The proposed change would address a major criticism of the nation’s top scientific organization and many legal experts, who have warned in recent years that police and prosecutors exercise too much control over crime labs, which suffer from weak standards over research, testimony and examinations. The failings that have led to dozens of lab scandals and hundreds of exonerations over the past two decades.
January 27, 2015, DETROIT (WWJ/AP) – Michigan State Police have asked for authorization to use an aerial drone to photograph vehicle crash scenes and give a bird’s-eye view of other emergency situations across the state.
January 28, 2015, Govt. Tech: State Attorney General Chris Koster urged lawmakers to protect the cameras’ footage from those who would “monetize it or use it to exploit the people it depicts.”
January 27, 2015,CS Monitor: As part of the federal program, cameras on key thoroughfares take snapshots of license plates to catch smugglers and other criminals. Americans may be more carefully weighing societal benefits versus privacy for such programs.
Denver’s independent monitor on Tuesday announced he is launching an evaluation of the police department’s policies on shooting at moving vehicles after the fourth shooting in seven months of people who officers said were using cars as weapons.
January 28, 2015, LA Times: It takes only a couple of clicks of the traffic cop icon to post an officer’s general location. Waze asks whether the officer is “visible” or “invisible.”
Such real-time traffic reporting has made Google-owned Waze wildly popular. But the police location button is coming under criticism from some police officials who fear the feature could put officers in jeopardy.
January 26, 2015, Dallas News: Dallas police commanders announced Monday to members of the City Council’s public safety committee that they have amended their foot-chase policy. The current policy was highly scrutinized and criticized by officers, claiming they were too confusing and restrictive.
The Dallas Morning Star reported that commanders stated they will allow officers more freedom to make judgment calls in terms of foot chases. They have also modified some of the language in the policy after police associations complained.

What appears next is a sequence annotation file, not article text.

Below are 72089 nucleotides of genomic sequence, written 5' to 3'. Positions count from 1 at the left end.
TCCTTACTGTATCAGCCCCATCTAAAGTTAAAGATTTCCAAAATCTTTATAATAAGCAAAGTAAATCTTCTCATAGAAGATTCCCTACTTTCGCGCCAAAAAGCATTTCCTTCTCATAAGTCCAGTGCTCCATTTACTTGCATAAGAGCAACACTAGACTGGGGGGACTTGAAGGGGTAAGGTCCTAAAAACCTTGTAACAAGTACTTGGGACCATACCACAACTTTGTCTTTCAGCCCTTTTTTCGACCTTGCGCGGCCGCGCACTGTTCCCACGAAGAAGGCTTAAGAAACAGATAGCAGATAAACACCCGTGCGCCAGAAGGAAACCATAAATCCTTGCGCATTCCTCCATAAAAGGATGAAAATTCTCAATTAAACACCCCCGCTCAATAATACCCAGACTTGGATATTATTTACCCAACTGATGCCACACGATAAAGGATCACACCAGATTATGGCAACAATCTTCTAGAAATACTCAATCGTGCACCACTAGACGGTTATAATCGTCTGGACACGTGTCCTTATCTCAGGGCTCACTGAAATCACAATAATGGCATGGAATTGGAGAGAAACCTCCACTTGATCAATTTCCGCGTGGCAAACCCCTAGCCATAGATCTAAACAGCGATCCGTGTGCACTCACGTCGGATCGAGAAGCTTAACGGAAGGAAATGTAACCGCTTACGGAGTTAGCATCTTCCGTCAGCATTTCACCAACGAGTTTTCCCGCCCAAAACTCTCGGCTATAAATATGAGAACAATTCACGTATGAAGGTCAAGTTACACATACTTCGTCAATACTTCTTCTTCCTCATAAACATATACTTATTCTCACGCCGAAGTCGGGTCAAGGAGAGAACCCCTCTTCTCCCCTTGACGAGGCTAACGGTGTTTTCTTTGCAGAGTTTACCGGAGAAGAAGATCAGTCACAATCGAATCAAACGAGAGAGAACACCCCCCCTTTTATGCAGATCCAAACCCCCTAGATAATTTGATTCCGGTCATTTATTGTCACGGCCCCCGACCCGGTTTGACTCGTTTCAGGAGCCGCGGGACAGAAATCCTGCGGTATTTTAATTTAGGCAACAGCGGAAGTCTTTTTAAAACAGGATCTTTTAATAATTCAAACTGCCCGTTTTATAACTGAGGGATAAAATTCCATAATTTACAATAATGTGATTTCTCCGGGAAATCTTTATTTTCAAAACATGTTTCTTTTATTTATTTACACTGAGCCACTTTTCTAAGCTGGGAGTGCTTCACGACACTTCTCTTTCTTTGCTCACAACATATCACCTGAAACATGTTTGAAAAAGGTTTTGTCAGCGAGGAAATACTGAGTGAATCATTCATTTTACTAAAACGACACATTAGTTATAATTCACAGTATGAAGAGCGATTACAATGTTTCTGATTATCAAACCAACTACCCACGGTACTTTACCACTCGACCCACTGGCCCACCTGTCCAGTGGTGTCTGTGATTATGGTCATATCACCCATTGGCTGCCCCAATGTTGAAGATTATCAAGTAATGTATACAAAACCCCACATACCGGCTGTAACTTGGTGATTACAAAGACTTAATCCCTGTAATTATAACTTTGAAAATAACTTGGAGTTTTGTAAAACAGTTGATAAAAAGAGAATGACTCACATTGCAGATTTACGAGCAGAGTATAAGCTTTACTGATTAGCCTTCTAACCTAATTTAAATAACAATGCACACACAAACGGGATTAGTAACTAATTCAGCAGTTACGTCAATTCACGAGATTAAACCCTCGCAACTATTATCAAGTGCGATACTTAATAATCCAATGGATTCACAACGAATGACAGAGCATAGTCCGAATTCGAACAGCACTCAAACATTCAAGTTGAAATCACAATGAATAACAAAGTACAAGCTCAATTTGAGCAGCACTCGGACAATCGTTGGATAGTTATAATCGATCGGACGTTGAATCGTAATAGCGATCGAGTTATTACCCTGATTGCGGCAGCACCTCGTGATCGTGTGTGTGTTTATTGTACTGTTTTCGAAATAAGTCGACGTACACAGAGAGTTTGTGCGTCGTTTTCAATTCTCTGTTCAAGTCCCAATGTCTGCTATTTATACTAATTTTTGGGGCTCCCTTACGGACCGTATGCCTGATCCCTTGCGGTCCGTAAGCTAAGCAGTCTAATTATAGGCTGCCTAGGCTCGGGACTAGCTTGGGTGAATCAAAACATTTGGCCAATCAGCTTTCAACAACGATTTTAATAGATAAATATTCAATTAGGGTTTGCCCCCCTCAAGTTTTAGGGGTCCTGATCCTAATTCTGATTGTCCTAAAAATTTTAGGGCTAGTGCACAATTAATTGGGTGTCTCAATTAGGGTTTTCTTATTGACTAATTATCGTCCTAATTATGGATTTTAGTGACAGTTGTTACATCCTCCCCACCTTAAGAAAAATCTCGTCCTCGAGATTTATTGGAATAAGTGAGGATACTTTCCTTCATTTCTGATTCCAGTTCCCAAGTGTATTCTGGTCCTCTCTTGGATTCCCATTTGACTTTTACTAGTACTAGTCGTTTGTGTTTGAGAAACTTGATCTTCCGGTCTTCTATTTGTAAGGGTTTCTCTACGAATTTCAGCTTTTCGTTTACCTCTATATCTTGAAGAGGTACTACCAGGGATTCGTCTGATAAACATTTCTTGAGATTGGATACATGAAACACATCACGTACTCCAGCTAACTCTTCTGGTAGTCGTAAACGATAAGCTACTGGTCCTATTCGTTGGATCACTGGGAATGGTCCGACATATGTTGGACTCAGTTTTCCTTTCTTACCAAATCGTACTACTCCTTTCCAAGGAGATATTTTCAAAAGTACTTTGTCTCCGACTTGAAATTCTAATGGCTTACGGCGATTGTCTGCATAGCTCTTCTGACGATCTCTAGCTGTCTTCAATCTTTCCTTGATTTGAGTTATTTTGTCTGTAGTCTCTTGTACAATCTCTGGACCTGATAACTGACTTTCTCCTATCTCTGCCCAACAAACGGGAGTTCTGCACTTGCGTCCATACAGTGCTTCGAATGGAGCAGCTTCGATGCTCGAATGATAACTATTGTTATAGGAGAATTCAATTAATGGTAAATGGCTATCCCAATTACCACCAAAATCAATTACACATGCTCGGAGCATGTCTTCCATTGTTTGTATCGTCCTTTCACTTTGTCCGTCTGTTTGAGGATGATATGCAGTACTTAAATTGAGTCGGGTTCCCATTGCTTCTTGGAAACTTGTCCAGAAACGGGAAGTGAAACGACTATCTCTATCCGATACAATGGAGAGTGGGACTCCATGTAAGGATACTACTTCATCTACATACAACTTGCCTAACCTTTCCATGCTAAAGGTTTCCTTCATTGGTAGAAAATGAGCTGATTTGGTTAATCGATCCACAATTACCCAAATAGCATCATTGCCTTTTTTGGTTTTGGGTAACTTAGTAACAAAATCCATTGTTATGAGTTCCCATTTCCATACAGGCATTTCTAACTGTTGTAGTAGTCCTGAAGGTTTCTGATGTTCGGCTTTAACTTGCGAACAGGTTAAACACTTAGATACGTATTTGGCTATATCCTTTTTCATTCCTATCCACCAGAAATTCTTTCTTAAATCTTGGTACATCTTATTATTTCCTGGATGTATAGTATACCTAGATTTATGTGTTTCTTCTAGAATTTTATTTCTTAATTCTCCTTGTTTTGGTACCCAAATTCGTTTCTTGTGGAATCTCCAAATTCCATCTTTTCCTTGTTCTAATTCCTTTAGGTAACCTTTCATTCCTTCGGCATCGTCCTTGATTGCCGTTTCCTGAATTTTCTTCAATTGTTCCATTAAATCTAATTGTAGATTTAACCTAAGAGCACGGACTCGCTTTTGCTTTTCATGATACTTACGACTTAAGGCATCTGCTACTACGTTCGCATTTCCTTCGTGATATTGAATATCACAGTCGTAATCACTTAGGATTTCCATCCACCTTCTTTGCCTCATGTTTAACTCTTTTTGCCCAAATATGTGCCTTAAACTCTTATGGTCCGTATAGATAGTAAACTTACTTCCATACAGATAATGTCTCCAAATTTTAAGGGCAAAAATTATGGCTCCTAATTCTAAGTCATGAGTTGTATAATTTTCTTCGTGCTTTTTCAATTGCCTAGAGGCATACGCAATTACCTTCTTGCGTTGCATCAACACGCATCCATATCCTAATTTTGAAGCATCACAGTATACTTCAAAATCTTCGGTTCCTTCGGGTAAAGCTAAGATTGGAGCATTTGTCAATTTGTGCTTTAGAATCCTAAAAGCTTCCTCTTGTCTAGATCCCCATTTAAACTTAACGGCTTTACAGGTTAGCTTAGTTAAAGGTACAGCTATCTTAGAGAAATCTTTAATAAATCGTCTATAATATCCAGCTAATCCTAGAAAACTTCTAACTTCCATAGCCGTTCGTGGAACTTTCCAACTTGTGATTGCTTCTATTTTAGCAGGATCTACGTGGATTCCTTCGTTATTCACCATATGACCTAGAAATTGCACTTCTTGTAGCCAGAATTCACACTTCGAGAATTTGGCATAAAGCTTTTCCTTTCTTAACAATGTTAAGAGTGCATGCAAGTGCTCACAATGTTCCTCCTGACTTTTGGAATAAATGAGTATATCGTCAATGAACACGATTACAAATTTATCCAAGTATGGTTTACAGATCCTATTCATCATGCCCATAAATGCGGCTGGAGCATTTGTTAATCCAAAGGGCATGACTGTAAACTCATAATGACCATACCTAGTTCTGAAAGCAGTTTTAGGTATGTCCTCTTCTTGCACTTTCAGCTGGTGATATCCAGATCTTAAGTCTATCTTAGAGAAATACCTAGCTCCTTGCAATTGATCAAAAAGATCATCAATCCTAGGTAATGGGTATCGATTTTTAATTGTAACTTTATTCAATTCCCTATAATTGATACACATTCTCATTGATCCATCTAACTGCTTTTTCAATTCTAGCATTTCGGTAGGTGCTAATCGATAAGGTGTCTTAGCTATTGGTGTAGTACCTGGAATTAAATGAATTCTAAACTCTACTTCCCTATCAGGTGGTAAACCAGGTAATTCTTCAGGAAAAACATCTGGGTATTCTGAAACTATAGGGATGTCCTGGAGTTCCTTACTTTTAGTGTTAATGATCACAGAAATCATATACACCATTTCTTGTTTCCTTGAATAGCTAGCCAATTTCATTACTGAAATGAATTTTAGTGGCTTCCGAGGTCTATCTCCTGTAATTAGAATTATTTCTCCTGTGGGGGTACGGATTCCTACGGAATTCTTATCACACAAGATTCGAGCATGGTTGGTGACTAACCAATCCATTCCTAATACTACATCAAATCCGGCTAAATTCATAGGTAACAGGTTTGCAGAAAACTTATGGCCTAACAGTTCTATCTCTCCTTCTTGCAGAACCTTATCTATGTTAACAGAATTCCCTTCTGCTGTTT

January 27, 2015, On Tuesday a drone carrying methamphetamine crashed in Mexico, triggering an investigation by Tijuana police and raising the question of whether the technology is a new avenue for drug smuggling.
January 24, 2015, St Louis Today: Simple but repugnant to some officers — is to teach police to back away from certain difficult situations until help can arrive…..
The concept is known as “tactical retreat” or sometimes “tactical withdrawal” or “tactical restraint.”
The Michigan State Police Vehicle Test Team is pleased to announce the results of the 2015 Model Year Police Vehicle Evaluation. This year we tested fourteen vehicles and seven motorcycles.
January 27, 2015, Govt. Tech: Conflict between lawmakers lies between whether license plate reader “hits” on innocent people should be deleted immediately by police or kept for 90 days. January 26: Lawyers see new benefit to D.C. police body cameras — as evidence for trials
January 26, 2015, When D.C. police began outfitting some officers’ shirts and glasses with miniature cameras in the fall, the objectives were obvious: to protect residents from overly zealous officers during arrests as well as to protect officers from any unfounded complaints.
But this month in D.C. Superior Court, prosecutors and defense attorneys explored another benefit of the video: as evidence for trial.